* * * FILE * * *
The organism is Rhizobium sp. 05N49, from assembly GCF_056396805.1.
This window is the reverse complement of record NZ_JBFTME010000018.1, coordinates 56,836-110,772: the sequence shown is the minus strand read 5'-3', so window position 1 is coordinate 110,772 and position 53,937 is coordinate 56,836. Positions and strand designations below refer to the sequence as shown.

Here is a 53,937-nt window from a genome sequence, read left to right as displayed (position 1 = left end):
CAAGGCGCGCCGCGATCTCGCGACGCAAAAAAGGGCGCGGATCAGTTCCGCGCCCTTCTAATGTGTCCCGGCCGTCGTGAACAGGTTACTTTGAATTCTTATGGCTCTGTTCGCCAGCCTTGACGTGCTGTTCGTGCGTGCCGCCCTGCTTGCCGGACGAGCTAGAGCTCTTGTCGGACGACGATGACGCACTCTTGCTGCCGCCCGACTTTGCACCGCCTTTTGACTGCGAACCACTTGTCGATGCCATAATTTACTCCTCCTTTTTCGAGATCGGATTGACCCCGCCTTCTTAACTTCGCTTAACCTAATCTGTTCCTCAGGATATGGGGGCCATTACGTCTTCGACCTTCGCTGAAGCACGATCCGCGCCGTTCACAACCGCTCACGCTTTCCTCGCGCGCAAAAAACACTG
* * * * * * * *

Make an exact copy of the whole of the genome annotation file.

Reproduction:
The organism is Rhizobium sp. 05N49, from assembly GCF_056396805.1.
This window is the reverse complement of record NZ_JBFTME010000018.1, coordinates 56,836-110,772: the sequence shown is the minus strand read 5'-3', so window position 1 is coordinate 110,772 and position 53,937 is coordinate 56,836. Positions and strand designations below refer to the sequence as shown.

Here is a 53,937-nt window from a genome sequence, read left to right as displayed (position 1 = left end):
CAAGGCGCGCCGCGATCTCGCGACGCAAAAAAGGGCGCGGATCAGTTCCGCGCCCTTCTAATGTGTCCCGGCCGTCGTGAACAGGTTACTTTGAATTCTTATGGCTCTGTTCGCCAGCCTTGACGTGCTGTTCGTGCGTGCCGCCCTGCTTGCCGGACGAGCTAGAGCTCTTGTCGGACGACGATGACGCACTCTTGCTGCCGCCCGACTTTGCACCGCCTTTTGACTGCGAACCACTTGTCGATGCCATAATTTACTCCTCCTTTTTCGAGATCGGATTGACCCCGCCTTCTTAACTTCGCTTAACCTAATCTGTTCCTCAGGATATGGGGGCCATTACGTCTTCGACCTTCGCTGAAGCACGATCCGCGCCGTTCACAACCGCTCACGCTTTCCTCGCGCGCAAAAAACACTG